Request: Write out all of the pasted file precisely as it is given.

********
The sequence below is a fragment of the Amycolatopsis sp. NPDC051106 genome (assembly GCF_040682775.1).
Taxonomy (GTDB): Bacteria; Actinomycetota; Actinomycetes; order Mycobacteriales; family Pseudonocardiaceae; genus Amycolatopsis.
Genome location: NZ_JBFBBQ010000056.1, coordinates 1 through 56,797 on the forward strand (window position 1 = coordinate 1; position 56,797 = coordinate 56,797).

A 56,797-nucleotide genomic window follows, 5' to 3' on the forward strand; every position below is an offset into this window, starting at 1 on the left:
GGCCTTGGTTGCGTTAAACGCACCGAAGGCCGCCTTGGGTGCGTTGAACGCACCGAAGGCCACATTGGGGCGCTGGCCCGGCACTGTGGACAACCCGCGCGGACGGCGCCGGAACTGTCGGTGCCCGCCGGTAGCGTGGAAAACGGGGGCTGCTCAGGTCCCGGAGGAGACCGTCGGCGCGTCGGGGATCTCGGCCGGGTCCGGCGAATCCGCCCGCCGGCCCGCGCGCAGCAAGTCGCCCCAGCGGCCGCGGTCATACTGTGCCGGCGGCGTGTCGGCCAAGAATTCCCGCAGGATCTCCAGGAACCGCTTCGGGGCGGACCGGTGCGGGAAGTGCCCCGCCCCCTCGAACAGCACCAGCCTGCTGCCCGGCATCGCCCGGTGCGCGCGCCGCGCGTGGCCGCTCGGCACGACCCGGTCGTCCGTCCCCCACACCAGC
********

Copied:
The sequence below is a fragment of the Amycolatopsis sp. NPDC051106 genome (assembly GCF_040682775.1).
Taxonomy (GTDB): Bacteria; Actinomycetota; Actinomycetes; order Mycobacteriales; family Pseudonocardiaceae; genus Amycolatopsis.
Genome location: NZ_JBFBBQ010000056.1, coordinates 1 through 56,797 on the forward strand (window position 1 = coordinate 1; position 56,797 = coordinate 56,797).

A 56,797-nucleotide genomic window follows, 5' to 3' on the forward strand; every position below is an offset into this window, starting at 1 on the left:
GGCCTTGGTTGCGTTAAACGCACCGAAGGCCGCCTTGGGTGCGTTGAACGCACCGAAGGCCACATTGGGGCGCTGGCCCGGCACTGTGGACAACCCGCGCGGACGGCGCCGGAACTGTCGGTGCCCGCCGGTAGCGTGGAAAACGGGGGCTGCTCAGGTCCCGGAGGAGACCGTCGGCGCGTCGGGGATCTCGGCCGGGTCCGGCGAATCCGCCCGCCGGCCCGCGCGCAGCAAGTCGCCCCAGCGGCCGCGGTCATACTGTGCCGGCGGCGTGTCGGCCAAGAATTCCCGCAGGATCTCCAGGAACCGCTTCGGGGCGGACCGGTGCGGGAAGTGCCCCGCCCCCTCGAACAGCACCAGCCTGCTGCCCGGCATCGCCCGGTGCGCGCGCCGCGCGTGGCCGCTCGGCACGACCCGGTCGTCCGTCCCCCACACCAGC